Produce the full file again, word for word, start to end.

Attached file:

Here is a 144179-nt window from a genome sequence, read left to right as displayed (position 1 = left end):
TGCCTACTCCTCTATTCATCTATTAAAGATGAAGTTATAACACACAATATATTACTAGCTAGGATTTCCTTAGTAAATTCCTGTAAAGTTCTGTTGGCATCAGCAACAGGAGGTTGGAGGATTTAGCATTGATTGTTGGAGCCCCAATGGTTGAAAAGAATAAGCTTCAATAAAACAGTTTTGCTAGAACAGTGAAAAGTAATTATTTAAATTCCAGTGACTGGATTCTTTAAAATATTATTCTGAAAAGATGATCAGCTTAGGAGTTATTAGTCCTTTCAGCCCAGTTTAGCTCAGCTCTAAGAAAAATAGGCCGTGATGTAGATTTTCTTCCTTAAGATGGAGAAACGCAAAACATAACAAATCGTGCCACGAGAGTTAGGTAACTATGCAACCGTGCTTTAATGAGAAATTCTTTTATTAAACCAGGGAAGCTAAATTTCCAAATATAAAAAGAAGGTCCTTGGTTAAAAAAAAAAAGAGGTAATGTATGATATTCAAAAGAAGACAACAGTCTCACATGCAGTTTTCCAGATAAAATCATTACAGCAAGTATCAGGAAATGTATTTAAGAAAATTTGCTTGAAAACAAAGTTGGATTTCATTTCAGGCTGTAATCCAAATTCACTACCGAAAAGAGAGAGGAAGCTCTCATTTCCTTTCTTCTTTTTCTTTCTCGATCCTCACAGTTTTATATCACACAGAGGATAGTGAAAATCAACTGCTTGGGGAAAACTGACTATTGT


Here is a 144179-nt window from a genome sequence, read left to right as displayed (position 1 = left end):
TGCCTACTCCTCTATTCATCTATTAAAGATGAAGTTATAACACACAATATATTACTAGCTAGGATTTCCTTAGTAAATTCCTGTAAAGTTCTGTTGGCATCAGCAACAGGAGGTTGGAGGATTTAGCATTGATTGTTGGAGCCCCAATGGTTGAAAAGAATAAGCTTCAATAAAACAGTTTTGCTAGAACAGTGAAAAGTAATTATTTAAATTCCAGTGACTGGATTCTTTAAAATATTATTCTGAAAAGATGATCAGCTTAGGAGTTATTAGTCCTTTCAGCCCAGTTTAGCTCAGCTCTAAGAAAAATAGGCCGTGATGTAGATTTTCTTCCTTAAGATGGAGAAACGCAAAACATAACAAATCGTGCCACGAGAGTTAGGTAACTATGCAACCGTGCTTTAATGAGAAATTCTTTTATTAAACCAGGGAAGCTAAATTTCCAAATATAAAAAGAAGGTCCTTGGTTAAAAAAAAAAAGAGGTAATGTATGATATTCAAAAGAAGACAACAGTCTCACATGCAGTTTTCCAGATAAAATCATTACAGCAAGTATCAGGAAATGTATTTAAGAAAATTTGCTTGAAAACAAAGTTGGATTTCATTTCAGGCTGTAATCCAAATTCACTACCGAAAAGAGAGAGGAAGCTCTCATTTCCTTTCTTCTTTTTCTTTCTCGATCCTCACAGTTTTATATCACACAGAGGATAGTGAAAATCAACTGCTTGGGGAAAACTGACTATTGT